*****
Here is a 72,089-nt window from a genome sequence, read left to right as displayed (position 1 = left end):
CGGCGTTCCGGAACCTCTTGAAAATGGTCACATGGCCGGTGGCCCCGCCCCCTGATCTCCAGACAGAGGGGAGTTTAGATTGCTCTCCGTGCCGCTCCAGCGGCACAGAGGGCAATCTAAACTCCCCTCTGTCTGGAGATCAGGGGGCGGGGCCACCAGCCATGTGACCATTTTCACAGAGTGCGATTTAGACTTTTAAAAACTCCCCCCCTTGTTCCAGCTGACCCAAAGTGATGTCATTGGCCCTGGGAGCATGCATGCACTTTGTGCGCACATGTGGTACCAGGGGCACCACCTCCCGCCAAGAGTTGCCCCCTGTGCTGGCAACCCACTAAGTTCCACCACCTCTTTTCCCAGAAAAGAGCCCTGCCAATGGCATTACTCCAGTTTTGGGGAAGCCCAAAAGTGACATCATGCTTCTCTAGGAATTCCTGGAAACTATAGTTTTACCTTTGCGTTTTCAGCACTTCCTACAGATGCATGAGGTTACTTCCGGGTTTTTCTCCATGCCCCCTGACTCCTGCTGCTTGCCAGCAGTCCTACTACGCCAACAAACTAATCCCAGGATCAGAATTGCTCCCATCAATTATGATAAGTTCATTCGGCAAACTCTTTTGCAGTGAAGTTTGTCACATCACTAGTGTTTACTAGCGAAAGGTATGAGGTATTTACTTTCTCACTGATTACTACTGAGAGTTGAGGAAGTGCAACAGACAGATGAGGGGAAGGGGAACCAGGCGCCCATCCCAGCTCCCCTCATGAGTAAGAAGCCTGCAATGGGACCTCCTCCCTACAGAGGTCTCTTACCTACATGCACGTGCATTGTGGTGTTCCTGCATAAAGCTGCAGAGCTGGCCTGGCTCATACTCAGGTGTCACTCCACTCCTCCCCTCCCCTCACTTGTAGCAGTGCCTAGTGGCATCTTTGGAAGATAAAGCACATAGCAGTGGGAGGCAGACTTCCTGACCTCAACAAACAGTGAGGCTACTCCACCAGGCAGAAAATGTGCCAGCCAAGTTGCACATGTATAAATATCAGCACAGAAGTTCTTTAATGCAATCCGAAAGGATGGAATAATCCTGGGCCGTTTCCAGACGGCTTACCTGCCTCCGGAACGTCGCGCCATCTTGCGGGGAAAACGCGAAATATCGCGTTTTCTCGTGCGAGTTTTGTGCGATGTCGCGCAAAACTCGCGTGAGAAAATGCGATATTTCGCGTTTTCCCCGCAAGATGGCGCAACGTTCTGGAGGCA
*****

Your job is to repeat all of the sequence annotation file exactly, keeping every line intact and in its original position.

Here is a 72,089-nt window from a genome sequence, read left to right as displayed (position 1 = left end):
CGGCGTTCCGGAACCTCTTGAAAATGGTCACATGGCCGGTGGCCCCGCCCCCTGATCTCCAGACAGAGGGGAGTTTAGATTGCTCTCCGTGCCGCTCCAGCGGCACAGAGGGCAATCTAAACTCCCCTCTGTCTGGAGATCAGGGGGCGGGGCCACCAGCCATGTGACCATTTTCACAGAGTGCGATTTAGACTTTTAAAAACTCCCCCCCTTGTTCCAGCTGACCCAAAGTGATGTCATTGGCCCTGGGAGCATGCATGCACTTTGTGCGCACATGTGGTACCAGGGGCACCACCTCCCGCCAAGAGTTGCCCCCTGTGCTGGCAACCCACTAAGTTCCACCACCTCTTTTCCCAGAAAAGAGCCCTGCCAATGGCATTACTCCAGTTTTGGGGAAGCCCAAAAGTGACATCATGCTTCTCTAGGAATTCCTGGAAACTATAGTTTTACCTTTGCGTTTTCAGCACTTCCTACAGATGCATGAGGTTACTTCCGGGTTTTTCTCCATGCCCCCTGACTCCTGCTGCTTGCCAGCAGTCCTACTACGCCAACAAACTAATCCCAGGATCAGAATTGCTCCCATCAATTATGATAAGTTCATTCGGCAAACTCTTTTGCAGTGAAGTTTGTCACATCACTAGTGTTTACTAGCGAAAGGTATGAGGTATTTACTTTCTCACTGATTACTACTGAGAGTTGAGGAAGTGCAACAGACAGATGAGGGGAAGGGGAACCAGGCGCCCATCCCAGCTCCCCTCATGAGTAAGAAGCCTGCAATGGGACCTCCTCCCTACAGAGGTCTCTTACCTACATGCACGTGCATTGTGGTGTTCCTGCATAAAGCTGCAGAGCTGGCCTGGCTCATACTCAGGTGTCACTCCACTCCTCCCCTCCCCTCACTTGTAGCAGTGCCTAGTGGCATCTTTGGAAGATAAAGCACATAGCAGTGGGAGGCAGACTTCCTGACCTCAACAAACAGTGAGGCTACTCCACCAGGCAGAAAATGTGCCAGCCAAGTTGCACATGTATAAATATCAGCACAGAAGTTCTTTAATGCAATCCGAAAGGATGGAATAATCCTGGGCCGTTTCCAGACGGCTTACCTGCCTCCGGAACGTCGCGCCATCTTGCGGGGAAAACGCGAAATATCGCGTTTTCTCGTGCGAGTTTTGTGCGATGTCGCGCAAAACTCGCGTGAGAAAATGCGATATTTCGCGTTTTCCCCGCAAGATGGCGCAACGTTCTGGAGGCA